Rheumatoid Arthritis (RA) is a chronic debilitating disorder mainly affecting the synovial joints.[1] Like most of the autoimmune disorders Female gender is affected predominantly by RA. The disease manifests at an early age in women compared to men. Females are affected three times more than their male counterparts.[2] Progression of RA leads to chronic inflammation and joint destruction resulting in significant functional impairment. Etiology of Rheumatoid arthritis is not fully understood and it is said to be enigmatic. 80% of the Rheumatoid arthritis is associated with HLA-DR1 or HLA-DR4 subtypes. This leads to the presence of a specific arthrogenic peptide on CD4+ T cells.[3] The effect of RA goes beyond the joints.[4] It has been postulated that people with high titre of rheumatoid factor tend to develop cardiac complications. It is said that cardiac death is six times common in patients with elevated rheumatoid factor as compared to normal population.[5] The rheumatoid factor containing immune complexes are also said to be responsible for development of extra articular manifestations.[6] The nervous system faces the brunt of RA. The autonomic nervous system imbalance leads to RA associated cardiac morbidity and mortality.[7] The controversy of sympathetic or parasympathetic derangement leading to cardiac dysfunction remains unsolved.[8][9][10][11] One of the underlying factors of cardiac dysfunction is the reduction in heart rate variability. In a normal individual, the heart rate is highly variable.[8] A highly variable heart rate is a good sign of adaptability. In general females have a higher heart rate variability.[12] In Rheumatoid arthritis the variability is said to be low. This could be due to a cardiac autonomic dysfunction. Cardiac autonomic dysfunction can be assessed by various methods like Heart rate response to standing, blood pressure response to standing, Heart rate response to passive tilting, assessment of baroreceptor sensitivity, Valsalva ratio, cold pressure test, nor epinephrine spillage technique and standing to lying ratio.[13] These techniques can be cumbersome and difficult to perform in Indian female population. Heart rate variability testing assesses sympathovagal balance and is an easily reproducible method of testing the cardiac autonomic system. HRV analysis proves to be an easy, non-invasive, cost effective and reliable tool for prediction of possibility of cardiac events[14]. HRV data in Indian female population is lacking and hence this study. HRV is mainly assessed using time domain and frequency domain.16 The parameters of time domain & frequency domain are listed in Table 1 & 2.[13]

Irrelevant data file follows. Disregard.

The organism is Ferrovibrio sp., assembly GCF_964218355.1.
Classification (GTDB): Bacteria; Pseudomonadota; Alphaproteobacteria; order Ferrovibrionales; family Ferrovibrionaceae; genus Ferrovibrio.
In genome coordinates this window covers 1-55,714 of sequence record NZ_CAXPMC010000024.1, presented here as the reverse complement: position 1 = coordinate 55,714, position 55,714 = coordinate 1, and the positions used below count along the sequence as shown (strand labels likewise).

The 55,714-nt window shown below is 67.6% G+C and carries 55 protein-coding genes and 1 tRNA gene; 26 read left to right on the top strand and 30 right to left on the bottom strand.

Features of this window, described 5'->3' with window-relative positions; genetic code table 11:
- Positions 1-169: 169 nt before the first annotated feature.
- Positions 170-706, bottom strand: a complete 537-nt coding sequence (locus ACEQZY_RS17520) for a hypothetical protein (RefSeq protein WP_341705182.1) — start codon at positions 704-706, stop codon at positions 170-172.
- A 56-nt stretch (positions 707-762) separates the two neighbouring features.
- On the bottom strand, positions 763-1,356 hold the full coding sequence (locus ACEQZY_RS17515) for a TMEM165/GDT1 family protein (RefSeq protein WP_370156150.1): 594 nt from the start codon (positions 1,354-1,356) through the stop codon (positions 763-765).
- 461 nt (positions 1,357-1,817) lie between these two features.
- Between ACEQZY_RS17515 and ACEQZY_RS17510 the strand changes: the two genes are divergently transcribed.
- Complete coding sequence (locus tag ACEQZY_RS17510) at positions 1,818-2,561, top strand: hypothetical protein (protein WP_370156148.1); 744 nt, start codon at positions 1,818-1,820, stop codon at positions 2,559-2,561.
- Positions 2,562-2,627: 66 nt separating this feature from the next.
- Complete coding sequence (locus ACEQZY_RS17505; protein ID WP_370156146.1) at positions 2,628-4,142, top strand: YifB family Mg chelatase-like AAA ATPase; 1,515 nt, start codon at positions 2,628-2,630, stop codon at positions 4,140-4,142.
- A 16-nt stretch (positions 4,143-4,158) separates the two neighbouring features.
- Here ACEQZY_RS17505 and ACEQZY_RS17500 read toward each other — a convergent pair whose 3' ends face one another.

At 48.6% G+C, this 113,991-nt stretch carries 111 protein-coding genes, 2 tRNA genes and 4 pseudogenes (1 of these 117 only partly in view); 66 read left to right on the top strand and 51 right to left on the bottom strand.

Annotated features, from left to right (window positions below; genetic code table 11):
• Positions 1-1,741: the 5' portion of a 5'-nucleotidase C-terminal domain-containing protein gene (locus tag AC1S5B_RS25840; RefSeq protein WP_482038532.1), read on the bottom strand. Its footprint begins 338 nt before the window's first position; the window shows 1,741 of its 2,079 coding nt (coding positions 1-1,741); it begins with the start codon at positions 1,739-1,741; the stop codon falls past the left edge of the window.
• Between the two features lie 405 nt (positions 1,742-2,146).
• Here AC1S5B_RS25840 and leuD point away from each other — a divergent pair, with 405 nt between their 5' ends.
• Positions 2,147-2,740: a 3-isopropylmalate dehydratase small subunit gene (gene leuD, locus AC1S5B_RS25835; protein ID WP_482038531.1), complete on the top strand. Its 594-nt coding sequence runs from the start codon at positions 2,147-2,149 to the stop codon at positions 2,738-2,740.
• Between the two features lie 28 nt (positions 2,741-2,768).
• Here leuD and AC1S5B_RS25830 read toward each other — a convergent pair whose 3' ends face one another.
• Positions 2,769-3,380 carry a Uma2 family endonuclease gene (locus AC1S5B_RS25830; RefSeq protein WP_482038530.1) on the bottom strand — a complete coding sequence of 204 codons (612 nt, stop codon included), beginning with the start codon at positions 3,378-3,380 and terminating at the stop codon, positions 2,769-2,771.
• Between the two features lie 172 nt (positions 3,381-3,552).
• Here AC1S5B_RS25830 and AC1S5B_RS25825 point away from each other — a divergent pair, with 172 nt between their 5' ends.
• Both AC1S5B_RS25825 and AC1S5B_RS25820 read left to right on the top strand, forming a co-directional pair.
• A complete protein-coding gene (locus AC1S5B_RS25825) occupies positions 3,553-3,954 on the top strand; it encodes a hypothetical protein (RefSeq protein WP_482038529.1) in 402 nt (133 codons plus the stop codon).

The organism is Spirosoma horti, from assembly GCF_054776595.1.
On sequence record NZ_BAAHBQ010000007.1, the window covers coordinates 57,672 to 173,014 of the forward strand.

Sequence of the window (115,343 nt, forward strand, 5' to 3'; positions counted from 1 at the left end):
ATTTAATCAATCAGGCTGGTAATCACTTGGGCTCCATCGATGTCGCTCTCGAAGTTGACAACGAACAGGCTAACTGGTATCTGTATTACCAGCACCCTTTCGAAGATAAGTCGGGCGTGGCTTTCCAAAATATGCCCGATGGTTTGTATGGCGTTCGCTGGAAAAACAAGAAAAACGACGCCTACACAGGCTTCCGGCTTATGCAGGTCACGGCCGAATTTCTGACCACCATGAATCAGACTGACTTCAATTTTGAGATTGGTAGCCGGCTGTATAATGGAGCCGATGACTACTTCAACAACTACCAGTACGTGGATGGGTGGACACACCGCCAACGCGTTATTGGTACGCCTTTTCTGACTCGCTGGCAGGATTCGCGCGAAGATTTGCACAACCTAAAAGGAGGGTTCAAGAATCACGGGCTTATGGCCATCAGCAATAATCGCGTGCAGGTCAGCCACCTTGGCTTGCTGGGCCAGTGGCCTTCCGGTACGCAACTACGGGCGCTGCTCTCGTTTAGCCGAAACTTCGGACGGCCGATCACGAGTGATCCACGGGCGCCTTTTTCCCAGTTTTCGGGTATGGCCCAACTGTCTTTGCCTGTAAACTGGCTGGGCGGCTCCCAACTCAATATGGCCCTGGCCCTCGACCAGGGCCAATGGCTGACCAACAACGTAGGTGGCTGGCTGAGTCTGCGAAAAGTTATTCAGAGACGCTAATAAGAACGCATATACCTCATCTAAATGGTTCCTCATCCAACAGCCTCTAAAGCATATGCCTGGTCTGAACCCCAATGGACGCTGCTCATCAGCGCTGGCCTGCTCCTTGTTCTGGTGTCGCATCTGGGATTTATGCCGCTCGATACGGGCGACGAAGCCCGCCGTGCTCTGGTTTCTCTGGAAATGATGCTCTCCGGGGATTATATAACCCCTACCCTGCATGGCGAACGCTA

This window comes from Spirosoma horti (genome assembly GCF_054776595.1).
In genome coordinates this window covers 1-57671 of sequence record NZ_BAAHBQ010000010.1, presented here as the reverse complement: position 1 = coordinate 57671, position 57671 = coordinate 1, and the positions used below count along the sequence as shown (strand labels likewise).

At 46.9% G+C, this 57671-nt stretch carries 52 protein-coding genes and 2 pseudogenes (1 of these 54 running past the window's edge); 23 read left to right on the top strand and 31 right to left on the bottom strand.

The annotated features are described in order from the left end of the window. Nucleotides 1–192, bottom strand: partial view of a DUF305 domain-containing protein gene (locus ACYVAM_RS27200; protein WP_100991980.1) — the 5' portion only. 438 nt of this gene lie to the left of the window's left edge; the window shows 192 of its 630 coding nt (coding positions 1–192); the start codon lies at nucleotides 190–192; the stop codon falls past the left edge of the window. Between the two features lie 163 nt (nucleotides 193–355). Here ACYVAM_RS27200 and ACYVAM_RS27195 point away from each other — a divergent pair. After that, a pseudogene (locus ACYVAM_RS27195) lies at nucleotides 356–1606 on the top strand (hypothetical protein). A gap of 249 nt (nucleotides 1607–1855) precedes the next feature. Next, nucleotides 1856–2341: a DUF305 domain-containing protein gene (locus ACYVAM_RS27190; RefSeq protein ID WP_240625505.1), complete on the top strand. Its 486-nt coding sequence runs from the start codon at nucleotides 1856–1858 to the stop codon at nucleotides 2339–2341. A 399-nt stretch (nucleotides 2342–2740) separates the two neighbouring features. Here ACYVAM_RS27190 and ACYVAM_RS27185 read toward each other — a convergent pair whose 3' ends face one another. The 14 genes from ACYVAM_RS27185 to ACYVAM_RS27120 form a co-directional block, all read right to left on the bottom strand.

Table 1: Time domain parameters

Variable

Units

Description

SDNN

ms

Standard deviation of all NN intervals.

SDANN

 

ms

Standard deviation of the averages of NN intervals in all 5 min segments of the entire recording

RMSSD

ms

The square root of the mean of the sum of the squares of differences between adjacent NN

Intervals.

SDNN index

 

ms

Mean of the standard deviations of all NN intervals for all 5 min segments of the entire recording

SDSD

ms

Standard deviation of differences between adjacent NN intervals

NN50 count

 

Number of pairs of adjacent NN intervals differing by more than 50 ms in the entire recording.

Three variants are possible counting all such NN intervals pairs or only pairs in which the first or